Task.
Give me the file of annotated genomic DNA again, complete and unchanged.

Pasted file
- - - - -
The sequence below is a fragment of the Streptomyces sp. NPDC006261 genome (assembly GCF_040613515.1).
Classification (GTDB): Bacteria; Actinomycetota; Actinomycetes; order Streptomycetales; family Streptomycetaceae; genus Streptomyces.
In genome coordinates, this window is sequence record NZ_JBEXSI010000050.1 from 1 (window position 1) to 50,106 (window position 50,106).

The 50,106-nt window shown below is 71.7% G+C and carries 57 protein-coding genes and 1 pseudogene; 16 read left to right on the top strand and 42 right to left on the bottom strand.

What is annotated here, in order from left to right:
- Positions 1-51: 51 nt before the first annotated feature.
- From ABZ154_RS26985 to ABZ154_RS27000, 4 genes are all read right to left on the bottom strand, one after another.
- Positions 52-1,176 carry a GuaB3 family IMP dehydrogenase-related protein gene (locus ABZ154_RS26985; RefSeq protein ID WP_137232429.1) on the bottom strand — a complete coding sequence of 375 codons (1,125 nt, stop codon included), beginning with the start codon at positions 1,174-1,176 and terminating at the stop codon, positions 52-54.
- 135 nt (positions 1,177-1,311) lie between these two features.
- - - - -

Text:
The sequence below is a fragment of the Streptomyces sp. NPDC006261 genome (assembly GCF_040613515.1).
Classification (GTDB): Bacteria; Actinomycetota; Actinomycetes; order Streptomycetales; family Streptomycetaceae; genus Streptomyces.
In genome coordinates, this window is sequence record NZ_JBEXSI010000050.1 from 1 (window position 1) to 50,106 (window position 50,106).

The 50,106-nt window shown below is 71.7% G+C and carries 57 protein-coding genes and 1 pseudogene; 16 read left to right on the top strand and 42 right to left on the bottom strand.

What is annotated here, in order from left to right:
- Positions 1-51: 51 nt before the first annotated feature.
- From ABZ154_RS26985 to ABZ154_RS27000, 4 genes are all read right to left on the bottom strand, one after another.
- Positions 52-1,176 carry a GuaB3 family IMP dehydrogenase-related protein gene (locus ABZ154_RS26985; RefSeq protein ID WP_137232429.1) on the bottom strand — a complete coding sequence of 375 codons (1,125 nt, stop codon included), beginning with the start codon at positions 1,174-1,176 and terminating at the stop codon, positions 52-54.
- 135 nt (positions 1,177-1,311) lie between these two features.